The criteria, both in the United States and in the Netherlands, have been broadly interpreted.  In New York v Ferber the Supreme court declared the "exceptio artis" not applicable to depictions of naked children.104  The Dutch courts have not made a determination on this matter, however, the Minister of Justice declared to the Senate during the debate over article 240b that prosecution of works having undeniable value as works of art was excluded.105  The question of what criterion can be used to judge if a photograph of a child has such undeniable artistic value has not been answered.  Nevertheless, the jurisprudential expansion of the definitions which has taken place in the United States has followed a roughly parallel course in the Netherlands.  In essence the illegality became a function of the intended effect of the image on the viewer; images that the court judges were intended to arouse the viewer have become illegal.

The American legislature that wrote the first federal child pornography law in 1977, intended to prohibit images of sexual demeanor including "nudity, if such is to be depicted for the purpose of sexual stimulation or gratification of any individual who may see such depiction."106  The Department of Justice was not pleased with the formulation, for it would be impossible to decide upon a criterion for "sexual stimulation or gratification."  Nevertheless Stanley107 shows that the judiciary has used the same criterion which was rejected by the Justice Department in the cases United States v Dost108 and United States v Wiegand.109  The American Federal Law, therefore, has been stretched and the result has been sentencing on the basis of the opinion of a judge that the maker intended the work to be sexually stimulating.  Current American practice is quite unrestrained in the prevailing climate and simple naked photographs of children are no longer exempt from prosecution.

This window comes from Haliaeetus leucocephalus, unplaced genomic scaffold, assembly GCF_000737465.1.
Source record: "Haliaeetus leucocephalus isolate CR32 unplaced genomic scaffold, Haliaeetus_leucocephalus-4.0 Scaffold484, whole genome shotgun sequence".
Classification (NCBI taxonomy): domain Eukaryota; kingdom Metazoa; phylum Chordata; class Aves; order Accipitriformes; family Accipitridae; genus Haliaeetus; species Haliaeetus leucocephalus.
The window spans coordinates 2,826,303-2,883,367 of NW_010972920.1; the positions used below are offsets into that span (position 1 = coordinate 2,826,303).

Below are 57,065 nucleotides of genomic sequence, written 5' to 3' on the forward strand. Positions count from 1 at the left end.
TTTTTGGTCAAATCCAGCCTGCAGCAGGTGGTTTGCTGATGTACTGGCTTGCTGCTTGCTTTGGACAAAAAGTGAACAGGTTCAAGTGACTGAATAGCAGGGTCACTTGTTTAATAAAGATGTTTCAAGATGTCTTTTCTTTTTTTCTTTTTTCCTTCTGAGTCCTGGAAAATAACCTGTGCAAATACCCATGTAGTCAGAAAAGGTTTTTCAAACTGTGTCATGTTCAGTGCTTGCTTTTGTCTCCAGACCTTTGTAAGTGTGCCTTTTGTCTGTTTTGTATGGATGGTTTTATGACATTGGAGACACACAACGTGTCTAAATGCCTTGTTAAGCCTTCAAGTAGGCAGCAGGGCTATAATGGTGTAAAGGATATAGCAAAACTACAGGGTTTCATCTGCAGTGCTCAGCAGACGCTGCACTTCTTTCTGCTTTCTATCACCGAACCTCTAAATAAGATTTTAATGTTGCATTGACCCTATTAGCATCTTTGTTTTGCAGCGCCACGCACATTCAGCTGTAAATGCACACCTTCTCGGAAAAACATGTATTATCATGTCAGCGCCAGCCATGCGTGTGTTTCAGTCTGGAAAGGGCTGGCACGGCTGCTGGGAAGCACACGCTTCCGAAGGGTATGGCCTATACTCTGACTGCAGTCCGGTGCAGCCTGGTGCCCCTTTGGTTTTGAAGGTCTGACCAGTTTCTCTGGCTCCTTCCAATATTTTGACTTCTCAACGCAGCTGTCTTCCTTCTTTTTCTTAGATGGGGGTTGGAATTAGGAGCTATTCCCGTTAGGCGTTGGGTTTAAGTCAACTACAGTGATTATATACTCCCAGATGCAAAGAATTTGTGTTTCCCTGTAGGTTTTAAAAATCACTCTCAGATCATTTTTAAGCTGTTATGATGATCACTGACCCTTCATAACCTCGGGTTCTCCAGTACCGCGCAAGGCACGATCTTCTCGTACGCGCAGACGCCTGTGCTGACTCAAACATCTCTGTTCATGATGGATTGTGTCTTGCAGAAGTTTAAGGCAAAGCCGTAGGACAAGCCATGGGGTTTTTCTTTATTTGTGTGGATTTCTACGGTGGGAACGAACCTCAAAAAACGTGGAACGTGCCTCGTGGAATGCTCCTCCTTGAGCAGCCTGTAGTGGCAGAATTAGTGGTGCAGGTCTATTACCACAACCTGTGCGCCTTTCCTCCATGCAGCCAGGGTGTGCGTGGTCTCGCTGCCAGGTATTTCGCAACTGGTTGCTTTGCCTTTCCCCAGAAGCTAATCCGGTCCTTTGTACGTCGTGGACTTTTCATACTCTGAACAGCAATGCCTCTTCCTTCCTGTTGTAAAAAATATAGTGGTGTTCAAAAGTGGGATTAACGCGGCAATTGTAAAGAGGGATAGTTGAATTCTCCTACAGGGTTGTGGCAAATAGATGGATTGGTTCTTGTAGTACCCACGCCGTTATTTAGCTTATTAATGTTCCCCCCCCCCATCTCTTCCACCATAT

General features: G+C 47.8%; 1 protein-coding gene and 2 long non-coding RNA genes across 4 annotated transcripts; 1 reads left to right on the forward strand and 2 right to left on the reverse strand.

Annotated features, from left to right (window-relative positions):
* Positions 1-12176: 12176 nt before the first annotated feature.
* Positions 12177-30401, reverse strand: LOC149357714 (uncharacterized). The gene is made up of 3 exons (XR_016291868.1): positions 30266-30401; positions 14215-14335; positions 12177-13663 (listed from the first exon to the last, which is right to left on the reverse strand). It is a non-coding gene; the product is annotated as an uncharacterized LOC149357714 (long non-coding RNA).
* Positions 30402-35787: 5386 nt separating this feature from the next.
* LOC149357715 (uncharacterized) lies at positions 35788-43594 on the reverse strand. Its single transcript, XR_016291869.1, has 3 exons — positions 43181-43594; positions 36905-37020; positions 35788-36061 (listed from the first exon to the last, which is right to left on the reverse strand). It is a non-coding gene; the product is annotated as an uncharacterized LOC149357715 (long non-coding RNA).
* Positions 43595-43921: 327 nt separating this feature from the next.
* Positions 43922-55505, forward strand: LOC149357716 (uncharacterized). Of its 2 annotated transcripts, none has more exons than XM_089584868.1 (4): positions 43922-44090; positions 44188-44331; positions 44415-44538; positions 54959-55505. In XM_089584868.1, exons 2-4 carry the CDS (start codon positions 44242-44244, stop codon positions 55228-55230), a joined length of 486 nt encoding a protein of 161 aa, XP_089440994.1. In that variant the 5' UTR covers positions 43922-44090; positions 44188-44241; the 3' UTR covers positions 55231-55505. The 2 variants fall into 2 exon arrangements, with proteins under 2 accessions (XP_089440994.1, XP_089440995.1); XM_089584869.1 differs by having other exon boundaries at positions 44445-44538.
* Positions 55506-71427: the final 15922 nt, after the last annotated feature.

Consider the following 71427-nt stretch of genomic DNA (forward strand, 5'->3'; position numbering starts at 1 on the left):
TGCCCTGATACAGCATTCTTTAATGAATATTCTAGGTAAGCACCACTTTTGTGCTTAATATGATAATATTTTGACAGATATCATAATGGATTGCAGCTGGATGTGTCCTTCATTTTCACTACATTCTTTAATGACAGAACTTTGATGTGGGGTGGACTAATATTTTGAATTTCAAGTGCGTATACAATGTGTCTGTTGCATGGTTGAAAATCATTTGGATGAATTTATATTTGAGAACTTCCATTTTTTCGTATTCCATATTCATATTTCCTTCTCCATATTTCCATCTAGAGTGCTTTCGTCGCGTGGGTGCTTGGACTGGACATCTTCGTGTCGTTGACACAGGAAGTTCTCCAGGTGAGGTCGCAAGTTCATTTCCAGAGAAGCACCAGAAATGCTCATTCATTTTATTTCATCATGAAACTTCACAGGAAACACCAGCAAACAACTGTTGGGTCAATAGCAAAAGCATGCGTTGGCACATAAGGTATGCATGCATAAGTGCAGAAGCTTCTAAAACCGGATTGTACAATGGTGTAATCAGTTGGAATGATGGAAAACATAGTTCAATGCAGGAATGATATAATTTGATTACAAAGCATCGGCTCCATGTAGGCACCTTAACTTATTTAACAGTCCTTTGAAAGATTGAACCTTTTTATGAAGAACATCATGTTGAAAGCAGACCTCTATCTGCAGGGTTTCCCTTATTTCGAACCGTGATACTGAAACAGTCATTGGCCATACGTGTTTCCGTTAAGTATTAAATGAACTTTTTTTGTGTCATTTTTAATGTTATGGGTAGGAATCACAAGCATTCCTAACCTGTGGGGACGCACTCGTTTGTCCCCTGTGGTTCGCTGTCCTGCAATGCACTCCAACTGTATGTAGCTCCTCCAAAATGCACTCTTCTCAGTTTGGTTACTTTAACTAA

Developments in the Netherlands are parallel.  The original circumspection in the formulation of the law has not been respected by the judiciary.  This is the result of the decisions of the Supreme court in the case of the Ministry of Justice v Donald Mader.110  The Supreme Court accepted "an image of a youthful person in such a pose that thereby apparently the stimulation of the sexual arousal was intended" as satisfying the criterion of "sexual demeanor."111  This definition had been proposed by the De Wit child pornography work group which had been established by the minister of Justice in 1985.112  The definition finds a counterpart in the American jurisprudence in the cases Dost and Wiegand.  In both the U.S. and the Netherlands, the judiciary gave their own interpretation of the law and sought a criterion for the prohibition of child pornography in the moral effect on the public and the consumers, namely, the arousal value of the images.